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Poirot — a concurrency sleuth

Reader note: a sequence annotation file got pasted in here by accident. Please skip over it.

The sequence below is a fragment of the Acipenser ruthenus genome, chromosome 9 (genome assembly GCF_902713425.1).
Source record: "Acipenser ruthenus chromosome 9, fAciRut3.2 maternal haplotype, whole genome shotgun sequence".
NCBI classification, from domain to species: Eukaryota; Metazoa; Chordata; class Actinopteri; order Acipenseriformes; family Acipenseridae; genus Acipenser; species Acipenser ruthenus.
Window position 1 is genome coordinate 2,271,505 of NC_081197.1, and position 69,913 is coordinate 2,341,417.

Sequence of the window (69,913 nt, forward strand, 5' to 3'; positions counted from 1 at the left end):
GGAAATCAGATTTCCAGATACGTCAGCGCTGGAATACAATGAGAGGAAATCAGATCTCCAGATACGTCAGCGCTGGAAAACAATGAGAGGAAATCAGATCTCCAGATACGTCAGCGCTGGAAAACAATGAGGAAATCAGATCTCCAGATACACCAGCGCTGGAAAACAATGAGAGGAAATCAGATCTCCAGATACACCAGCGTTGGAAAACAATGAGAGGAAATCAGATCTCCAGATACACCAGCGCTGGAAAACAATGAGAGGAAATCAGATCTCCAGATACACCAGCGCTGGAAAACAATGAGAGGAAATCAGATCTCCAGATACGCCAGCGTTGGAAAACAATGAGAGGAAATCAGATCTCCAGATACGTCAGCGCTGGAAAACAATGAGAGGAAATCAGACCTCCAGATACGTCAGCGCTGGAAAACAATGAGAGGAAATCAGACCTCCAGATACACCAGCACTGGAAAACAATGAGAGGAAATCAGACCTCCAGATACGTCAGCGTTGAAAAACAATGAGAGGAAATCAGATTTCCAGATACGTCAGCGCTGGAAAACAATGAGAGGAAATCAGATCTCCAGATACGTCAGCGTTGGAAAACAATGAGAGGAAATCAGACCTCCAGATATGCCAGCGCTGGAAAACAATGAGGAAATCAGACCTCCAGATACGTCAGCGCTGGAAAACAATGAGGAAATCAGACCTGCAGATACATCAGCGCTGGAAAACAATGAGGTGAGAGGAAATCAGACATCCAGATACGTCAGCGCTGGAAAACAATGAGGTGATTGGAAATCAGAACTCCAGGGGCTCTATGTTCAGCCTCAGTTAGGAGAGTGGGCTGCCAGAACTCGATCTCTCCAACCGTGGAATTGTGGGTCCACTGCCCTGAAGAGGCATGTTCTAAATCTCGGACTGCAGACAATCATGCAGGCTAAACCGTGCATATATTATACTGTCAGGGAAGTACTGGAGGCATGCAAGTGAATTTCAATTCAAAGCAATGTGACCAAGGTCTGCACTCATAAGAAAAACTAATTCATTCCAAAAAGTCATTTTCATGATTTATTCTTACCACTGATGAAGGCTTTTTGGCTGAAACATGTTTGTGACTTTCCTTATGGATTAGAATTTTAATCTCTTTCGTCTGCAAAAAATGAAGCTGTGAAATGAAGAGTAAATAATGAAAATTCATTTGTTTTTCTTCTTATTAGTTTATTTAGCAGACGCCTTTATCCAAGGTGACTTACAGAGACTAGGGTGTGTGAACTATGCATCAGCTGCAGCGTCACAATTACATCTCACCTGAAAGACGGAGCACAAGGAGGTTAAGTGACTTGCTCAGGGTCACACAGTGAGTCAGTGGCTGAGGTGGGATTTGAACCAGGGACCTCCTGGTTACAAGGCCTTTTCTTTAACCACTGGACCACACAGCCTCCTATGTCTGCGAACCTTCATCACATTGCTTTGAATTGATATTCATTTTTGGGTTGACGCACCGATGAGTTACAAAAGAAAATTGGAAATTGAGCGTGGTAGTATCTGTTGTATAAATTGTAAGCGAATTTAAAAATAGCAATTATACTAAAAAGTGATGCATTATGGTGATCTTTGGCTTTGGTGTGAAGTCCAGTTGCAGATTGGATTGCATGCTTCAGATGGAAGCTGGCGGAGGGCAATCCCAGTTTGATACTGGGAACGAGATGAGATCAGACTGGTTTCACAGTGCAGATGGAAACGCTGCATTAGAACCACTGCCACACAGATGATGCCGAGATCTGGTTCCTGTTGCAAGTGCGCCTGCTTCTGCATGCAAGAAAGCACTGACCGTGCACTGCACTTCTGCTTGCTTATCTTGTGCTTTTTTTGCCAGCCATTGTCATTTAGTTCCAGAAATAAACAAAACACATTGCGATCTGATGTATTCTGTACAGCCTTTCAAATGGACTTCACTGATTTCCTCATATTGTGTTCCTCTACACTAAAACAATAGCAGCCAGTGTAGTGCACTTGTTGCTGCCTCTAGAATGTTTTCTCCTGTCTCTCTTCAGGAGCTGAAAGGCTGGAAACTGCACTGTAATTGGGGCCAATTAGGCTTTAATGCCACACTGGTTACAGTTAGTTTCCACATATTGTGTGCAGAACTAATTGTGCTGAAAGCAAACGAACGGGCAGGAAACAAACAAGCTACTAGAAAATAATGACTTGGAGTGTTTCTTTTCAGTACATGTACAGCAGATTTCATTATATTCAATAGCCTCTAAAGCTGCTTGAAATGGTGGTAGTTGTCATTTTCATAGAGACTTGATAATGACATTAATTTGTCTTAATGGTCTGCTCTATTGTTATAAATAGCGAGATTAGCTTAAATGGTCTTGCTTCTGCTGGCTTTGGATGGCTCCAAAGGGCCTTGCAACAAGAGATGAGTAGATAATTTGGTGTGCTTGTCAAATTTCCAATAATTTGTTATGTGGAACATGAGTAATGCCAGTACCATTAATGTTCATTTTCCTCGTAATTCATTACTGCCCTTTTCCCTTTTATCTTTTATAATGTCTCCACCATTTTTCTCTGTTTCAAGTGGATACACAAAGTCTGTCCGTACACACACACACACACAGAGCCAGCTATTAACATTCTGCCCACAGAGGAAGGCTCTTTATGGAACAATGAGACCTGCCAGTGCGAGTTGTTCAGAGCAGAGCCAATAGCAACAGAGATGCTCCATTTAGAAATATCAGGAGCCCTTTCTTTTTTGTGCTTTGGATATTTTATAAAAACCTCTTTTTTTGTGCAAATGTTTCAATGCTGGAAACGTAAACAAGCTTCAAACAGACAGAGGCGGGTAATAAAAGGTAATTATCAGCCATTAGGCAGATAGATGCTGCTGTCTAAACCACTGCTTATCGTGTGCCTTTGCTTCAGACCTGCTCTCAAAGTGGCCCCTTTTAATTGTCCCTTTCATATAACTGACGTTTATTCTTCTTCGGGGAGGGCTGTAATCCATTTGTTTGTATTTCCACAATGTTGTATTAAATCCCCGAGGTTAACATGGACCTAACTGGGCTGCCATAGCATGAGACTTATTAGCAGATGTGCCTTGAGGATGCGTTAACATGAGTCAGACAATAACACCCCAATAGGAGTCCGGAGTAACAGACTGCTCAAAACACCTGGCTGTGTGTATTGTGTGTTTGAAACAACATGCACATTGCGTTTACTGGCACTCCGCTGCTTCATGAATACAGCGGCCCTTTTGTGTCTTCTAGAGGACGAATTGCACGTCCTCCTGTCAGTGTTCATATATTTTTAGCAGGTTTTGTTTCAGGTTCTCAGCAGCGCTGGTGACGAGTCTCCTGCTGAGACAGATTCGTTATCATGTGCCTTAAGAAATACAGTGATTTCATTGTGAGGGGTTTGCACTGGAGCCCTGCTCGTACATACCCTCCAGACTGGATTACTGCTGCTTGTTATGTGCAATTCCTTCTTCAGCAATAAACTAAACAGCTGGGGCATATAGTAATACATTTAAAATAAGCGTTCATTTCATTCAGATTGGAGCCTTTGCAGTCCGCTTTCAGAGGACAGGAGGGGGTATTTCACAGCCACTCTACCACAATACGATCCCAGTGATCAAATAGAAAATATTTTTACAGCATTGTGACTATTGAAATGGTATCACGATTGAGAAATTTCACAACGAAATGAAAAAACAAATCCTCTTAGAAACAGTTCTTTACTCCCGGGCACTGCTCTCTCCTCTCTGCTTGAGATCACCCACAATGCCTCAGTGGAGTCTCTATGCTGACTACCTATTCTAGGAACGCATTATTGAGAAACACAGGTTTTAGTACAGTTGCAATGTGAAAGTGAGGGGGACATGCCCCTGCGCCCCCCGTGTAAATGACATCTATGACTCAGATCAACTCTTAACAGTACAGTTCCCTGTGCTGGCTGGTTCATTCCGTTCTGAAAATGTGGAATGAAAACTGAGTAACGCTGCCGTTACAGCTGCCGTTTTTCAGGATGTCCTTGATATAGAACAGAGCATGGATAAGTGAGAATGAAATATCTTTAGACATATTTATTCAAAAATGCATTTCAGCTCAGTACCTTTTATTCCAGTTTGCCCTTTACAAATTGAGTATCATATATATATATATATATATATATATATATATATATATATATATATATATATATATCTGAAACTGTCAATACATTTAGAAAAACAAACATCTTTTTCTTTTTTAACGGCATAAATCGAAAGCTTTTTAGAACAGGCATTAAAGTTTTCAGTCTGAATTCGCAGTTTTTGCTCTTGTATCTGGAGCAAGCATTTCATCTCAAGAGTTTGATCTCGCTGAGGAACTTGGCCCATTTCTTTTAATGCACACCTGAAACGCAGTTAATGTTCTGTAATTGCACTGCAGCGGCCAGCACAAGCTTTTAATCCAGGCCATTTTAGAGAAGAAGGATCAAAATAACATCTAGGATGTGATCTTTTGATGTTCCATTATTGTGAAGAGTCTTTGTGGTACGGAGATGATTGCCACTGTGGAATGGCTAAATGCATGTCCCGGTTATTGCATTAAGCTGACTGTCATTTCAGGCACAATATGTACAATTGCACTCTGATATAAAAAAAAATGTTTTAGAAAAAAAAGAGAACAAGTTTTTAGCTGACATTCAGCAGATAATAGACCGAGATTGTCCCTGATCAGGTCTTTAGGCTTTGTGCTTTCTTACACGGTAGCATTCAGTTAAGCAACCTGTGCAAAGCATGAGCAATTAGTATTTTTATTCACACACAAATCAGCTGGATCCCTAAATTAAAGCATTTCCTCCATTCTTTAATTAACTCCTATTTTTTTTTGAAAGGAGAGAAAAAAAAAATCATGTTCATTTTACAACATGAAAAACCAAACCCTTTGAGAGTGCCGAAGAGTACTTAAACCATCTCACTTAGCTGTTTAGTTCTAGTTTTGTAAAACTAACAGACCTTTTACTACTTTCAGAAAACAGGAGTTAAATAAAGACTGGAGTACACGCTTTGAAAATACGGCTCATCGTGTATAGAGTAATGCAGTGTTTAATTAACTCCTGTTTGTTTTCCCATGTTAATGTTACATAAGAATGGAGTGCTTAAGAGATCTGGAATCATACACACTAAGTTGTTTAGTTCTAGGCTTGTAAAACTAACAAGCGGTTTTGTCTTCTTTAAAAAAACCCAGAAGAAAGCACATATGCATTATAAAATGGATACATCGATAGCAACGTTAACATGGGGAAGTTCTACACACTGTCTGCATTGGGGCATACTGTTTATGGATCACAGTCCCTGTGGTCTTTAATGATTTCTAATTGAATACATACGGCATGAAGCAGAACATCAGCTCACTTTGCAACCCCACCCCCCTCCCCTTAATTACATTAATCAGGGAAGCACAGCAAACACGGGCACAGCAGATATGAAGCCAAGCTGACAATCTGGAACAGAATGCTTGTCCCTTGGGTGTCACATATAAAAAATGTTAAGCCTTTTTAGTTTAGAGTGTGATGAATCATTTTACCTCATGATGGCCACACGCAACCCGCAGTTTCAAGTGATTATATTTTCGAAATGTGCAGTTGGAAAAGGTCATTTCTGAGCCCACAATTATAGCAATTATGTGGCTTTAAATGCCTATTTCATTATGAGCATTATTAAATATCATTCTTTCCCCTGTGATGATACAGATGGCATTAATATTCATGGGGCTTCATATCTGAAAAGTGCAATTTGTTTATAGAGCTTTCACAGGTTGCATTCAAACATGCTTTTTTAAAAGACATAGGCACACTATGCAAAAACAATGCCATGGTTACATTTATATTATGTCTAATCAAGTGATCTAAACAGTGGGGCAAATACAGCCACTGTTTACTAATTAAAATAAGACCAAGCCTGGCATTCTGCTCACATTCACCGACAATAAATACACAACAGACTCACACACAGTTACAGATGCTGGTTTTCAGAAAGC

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Concurrent programming is difficult. The challenges are foundational: unlike sequential control flow, asynchronous control flow is difficult to understand and reason about. Not surprisingly, even expert programmers find it difficult to write concurrent software. We desperately need software engineering techniques and tools to move concurrent programming from black art to a rigorous engineering discipline. I believe that automated tools that reduce the cognitive burden of reasoning about concurrency can help tremendously in improving the productivity of concurrent programmers. In collaboration with my colleagues at Microsoft Research, I have developed Poirot (http://research.microsoft.com/en-us/projects/poirot/), a tool for answering semantic queries about a concurrent program by statically searching over its executions. Poirot exploits sequential encodings of concurrent semantics, structural under- and over-approximations for sequential control flow, and advances in automated theorem proving to search concurrent program executions efficiently. Poirot is being used in many different applications—-bug detection, program understanding, and symbolic debugging. This lecture will present both a demonstration and an explanation of the techniques underlying the search engine inside Poirot.

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